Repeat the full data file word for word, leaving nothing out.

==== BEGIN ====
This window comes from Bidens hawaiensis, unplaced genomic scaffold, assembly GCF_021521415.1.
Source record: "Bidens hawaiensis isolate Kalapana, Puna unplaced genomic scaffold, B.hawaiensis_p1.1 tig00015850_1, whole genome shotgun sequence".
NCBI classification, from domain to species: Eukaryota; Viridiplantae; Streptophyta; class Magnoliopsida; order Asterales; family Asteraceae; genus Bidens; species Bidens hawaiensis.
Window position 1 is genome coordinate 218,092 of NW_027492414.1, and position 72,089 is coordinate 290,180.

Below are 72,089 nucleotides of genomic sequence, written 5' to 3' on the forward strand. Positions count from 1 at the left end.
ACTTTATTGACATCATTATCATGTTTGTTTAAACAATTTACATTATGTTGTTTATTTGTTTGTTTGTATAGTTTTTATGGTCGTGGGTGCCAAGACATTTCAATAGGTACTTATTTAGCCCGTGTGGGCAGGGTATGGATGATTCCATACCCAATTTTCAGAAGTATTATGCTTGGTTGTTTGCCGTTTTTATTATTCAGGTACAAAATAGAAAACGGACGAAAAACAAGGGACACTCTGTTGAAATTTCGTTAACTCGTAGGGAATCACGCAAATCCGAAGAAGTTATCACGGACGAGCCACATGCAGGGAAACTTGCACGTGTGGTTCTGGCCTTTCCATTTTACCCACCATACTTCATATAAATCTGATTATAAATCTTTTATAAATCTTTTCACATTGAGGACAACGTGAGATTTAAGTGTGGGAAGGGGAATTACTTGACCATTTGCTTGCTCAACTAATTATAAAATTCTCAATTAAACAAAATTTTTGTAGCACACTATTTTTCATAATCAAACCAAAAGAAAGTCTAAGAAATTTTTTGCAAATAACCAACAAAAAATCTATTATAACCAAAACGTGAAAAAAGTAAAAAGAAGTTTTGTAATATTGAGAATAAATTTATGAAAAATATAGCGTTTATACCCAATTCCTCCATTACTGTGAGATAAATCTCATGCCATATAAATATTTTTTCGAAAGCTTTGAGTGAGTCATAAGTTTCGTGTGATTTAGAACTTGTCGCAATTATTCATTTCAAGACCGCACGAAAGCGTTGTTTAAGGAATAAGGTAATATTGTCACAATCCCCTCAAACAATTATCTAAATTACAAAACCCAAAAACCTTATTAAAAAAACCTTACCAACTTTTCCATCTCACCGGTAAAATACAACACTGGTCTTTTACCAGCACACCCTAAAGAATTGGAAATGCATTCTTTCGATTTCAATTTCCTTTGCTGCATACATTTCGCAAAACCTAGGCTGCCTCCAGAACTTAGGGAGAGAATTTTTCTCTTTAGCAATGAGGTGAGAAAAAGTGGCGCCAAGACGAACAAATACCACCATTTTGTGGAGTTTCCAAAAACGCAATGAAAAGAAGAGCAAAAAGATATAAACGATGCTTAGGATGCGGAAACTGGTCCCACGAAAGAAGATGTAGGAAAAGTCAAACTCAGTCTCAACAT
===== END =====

This window comes from Bidens hawaiensis, unplaced genomic scaffold, assembly GCF_021521415.1.
Source record: "Bidens hawaiensis isolate Kalapana, Puna unplaced genomic scaffold, B.hawaiensis_p1.1 tig00015850_1, whole genome shotgun sequence".
NCBI classification, from domain to species: Eukaryota; Viridiplantae; Streptophyta; class Magnoliopsida; order Asterales; family Asteraceae; genus Bidens; species Bidens hawaiensis.
Window position 1 is genome coordinate 218,092 of NW_027492414.1, and position 72,089 is coordinate 290,180.

Below are 72,089 nucleotides of genomic sequence, written 5' to 3' on the forward strand. Positions count from 1 at the left end.
ACTTTATTGACATCATTATCATGTTTGTTTAAACAATTTACATTATGTTGTTTATTTGTTTGTTTGTATAGTTTTTATGGTCGTGGGTGCCAAGACATTTCAATAGGTACTTATTTAGCCCGTGTGGGCAGGGTATGGATGATTCCATACCCAATTTTCAGAAGTATTATGCTTGGTTGTTTGCCGTTTTTATTATTCAGGTACAAAATAGAAAACGGACGAAAAACAAGGGACACTCTGTTGAAATTTCGTTAACTCGTAGGGAATCACGCAAATCCGAAGAAGTTATCACGGACGAGCCACATGCAGGGAAACTTGCACGTGTGGTTCTGGCCTTTCCATTTTACCCACCATACTTCATATAAATCTGATTATAAATCTTTTATAAATCTTTTCACATTGAGGACAACGTGAGATTTAAGTGTGGGAAGGGGAATTACTTGACCATTTGCTTGCTCAACTAATTATAAAATTCTCAATTAAACAAAATTTTTGTAGCACACTATTTTTCATAATCAAACCAAAAGAAAGTCTAAGAAATTTTTTGCAAATAACCAACAAAAAATCTATTATAACCAAAACGTGAAAAAAGTAAAAAGAAGTTTTGTAATATTGAGAATAAATTTATGAAAAATATAGCGTTTATACCCAATTCCTCCATTACTGTGAGATAAATCTCATGCCATATAAATATTTTTTCGAAAGCTTTGAGTGAGTCATAAGTTTCGTGTGATTTAGAACTTGTCGCAATTATTCATTTCAAGACCGCACGAAAGCGTTGTTTAAGGAATAAGGTAATATTGTCACAATCCCCTCAAACAATTATCTAAATTACAAAACCCAAAAACCTTATTAAAAAAACCTTACCAACTTTTCCATCTCACCGGTAAAATACAACACTGGTCTTTTACCAGCACACCCTAAAGAATTGGAAATGCATTCTTTCGATTTCAATTTCCTTTGCTGCATACATTTCGCAAAACCTAGGCTGCCTCCAGAACTTAGGGAGAGAATTTTTCTCTTTAGCAATGAGGTGAGAAAAAGTGGCGCCAAGACGAACAAATACCACCATTTTGTGGAGTTTCCAAAAACGCAATGAAAAGAAGAGCAAAAAGATATAAACGATGCTTAGGATGCGGAAACTGGTCCCACGAAAGAAGATGTAGGAAAAGTCAAACTCAGTCTCAACAT